Where are you today?
Start saving for retirement (Accumulation Phase)
Younger investors are typically focused on accumulation — building up wealth through earning and investing. Typical priorities include saving for a home purchase and preparing for
a child’s education. With a long road ahead of them, young adults can often afford to take on a higher level of risk in the pursuit of higher potential return.
Refining your retirement strategy (Consolidation Phase)
You’ve started, but now in mid-life consolidation becomes more important. Income from work and investments is often peaking, and expenses such as mortgages are declining. Disposable income and net worth may rise sharply as home equity and retirement plan assets increase. Yet because retirement may still be 10 or more years away, investing for the future remains a major priority, and proper planning is imperative.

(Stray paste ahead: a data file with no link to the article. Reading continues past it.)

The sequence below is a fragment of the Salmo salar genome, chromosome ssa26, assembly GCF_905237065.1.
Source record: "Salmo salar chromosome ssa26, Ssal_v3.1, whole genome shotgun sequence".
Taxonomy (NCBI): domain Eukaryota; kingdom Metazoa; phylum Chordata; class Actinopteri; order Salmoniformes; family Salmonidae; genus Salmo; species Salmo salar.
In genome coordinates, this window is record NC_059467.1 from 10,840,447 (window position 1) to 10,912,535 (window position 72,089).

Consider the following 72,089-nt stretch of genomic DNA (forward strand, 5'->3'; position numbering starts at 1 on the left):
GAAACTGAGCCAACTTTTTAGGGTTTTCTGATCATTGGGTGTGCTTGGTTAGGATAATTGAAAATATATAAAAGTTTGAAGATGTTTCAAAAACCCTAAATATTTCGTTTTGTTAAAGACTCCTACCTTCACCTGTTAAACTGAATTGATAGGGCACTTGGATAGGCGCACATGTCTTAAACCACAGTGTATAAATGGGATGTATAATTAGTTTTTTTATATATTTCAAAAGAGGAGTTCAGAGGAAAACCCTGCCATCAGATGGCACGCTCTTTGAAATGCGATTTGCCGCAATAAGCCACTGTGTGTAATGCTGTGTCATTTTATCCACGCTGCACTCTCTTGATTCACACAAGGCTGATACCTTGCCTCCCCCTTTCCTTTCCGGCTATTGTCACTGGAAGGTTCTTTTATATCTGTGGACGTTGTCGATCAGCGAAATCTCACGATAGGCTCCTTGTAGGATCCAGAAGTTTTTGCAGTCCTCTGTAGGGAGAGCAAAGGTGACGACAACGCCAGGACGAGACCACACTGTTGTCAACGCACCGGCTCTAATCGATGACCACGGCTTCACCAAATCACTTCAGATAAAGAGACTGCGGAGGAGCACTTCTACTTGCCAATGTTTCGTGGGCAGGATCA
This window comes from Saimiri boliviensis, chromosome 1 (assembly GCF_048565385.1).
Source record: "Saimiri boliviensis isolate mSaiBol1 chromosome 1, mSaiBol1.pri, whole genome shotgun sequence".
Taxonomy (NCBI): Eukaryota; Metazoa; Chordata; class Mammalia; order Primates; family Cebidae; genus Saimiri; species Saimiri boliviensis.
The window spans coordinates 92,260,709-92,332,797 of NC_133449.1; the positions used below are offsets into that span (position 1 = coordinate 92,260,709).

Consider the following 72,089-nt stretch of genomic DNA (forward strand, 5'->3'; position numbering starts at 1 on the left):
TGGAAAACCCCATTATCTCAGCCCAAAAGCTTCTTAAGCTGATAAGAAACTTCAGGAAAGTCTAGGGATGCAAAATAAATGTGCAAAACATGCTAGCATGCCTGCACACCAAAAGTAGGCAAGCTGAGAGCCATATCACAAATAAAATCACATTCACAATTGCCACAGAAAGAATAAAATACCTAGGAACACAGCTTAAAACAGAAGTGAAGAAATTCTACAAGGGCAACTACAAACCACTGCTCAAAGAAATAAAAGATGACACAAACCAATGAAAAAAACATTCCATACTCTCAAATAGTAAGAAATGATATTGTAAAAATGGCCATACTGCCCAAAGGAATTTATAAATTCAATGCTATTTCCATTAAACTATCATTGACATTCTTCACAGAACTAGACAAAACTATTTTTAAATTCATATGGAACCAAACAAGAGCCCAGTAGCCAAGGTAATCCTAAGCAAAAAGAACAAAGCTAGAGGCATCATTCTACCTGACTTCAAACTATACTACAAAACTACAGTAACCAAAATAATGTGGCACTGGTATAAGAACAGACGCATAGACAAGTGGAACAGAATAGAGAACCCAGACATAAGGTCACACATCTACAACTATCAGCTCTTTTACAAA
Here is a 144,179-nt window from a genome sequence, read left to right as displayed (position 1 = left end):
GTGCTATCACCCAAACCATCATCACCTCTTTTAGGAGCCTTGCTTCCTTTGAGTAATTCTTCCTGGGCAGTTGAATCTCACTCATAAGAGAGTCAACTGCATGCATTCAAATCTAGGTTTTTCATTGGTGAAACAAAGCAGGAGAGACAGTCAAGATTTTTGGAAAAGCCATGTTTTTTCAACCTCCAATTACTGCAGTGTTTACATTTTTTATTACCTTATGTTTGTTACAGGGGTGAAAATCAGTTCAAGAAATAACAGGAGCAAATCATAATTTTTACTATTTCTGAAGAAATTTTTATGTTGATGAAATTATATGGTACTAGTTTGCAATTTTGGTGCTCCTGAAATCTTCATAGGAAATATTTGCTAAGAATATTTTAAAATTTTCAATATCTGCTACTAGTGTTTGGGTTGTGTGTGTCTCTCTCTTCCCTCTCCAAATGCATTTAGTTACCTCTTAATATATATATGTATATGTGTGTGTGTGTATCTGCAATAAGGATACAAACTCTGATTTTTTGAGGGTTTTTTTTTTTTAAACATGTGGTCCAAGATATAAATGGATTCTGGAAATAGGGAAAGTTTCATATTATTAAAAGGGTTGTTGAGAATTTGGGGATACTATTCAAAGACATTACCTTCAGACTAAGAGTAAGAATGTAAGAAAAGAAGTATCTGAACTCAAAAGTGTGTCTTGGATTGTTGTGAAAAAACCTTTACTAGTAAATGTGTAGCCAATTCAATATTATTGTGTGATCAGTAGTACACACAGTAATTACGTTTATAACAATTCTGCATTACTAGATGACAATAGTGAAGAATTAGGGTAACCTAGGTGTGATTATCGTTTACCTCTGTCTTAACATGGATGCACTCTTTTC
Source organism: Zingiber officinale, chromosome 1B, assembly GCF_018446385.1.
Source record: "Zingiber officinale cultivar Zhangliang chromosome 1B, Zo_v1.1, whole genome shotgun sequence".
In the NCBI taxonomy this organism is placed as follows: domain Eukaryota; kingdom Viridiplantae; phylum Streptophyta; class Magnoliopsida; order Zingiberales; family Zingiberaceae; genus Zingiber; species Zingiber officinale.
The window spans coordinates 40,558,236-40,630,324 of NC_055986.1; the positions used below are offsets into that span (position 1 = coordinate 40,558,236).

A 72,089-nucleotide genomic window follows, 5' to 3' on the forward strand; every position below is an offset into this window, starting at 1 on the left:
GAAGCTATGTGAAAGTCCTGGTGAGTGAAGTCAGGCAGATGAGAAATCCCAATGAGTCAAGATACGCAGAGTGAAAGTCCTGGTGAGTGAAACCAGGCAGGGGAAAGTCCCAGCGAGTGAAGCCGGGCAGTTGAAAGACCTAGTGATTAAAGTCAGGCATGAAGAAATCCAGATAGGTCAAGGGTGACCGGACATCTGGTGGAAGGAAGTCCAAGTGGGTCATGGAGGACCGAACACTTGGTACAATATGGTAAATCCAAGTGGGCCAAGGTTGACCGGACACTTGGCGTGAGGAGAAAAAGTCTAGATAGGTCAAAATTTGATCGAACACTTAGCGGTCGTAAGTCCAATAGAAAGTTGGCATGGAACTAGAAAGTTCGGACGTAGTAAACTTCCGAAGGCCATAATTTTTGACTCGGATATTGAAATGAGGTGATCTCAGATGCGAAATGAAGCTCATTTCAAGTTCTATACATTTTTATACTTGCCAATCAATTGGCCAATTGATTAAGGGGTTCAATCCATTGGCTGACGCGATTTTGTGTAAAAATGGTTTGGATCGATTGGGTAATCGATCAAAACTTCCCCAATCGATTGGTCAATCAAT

Getting ready for retirement (Red Zone Phase)
These are the critical years before you retire. You can start by plotting out exactly which options, resources and strategies you’ll need to take advantage of in the near future. Just some of the questions that will need to be answered will be: “When exactly will I retire?, Which accounts will I use and when?, How much will I need to withdraw? Where will it come from?”
Having a plan for living in retirement (Income Phase)
You’ve worked for what now seems like forever, but are you ready to make that transition? As investors start to retire, they enter an income phase and will look to their investments to help fund their retirement. Investors near the age of retirement typically seek to reduce their investment risk even if that means lower expected returns.
After retirement (Estate Planning or Gifting Phase)
After retirement, there also may be a significant period of gifting, marked by contributions to schools, charities and relatives. Retirees who feel they are financially secure and have plenty of discretionary time may increase spending as they indulge personal passions such as travel and fine living.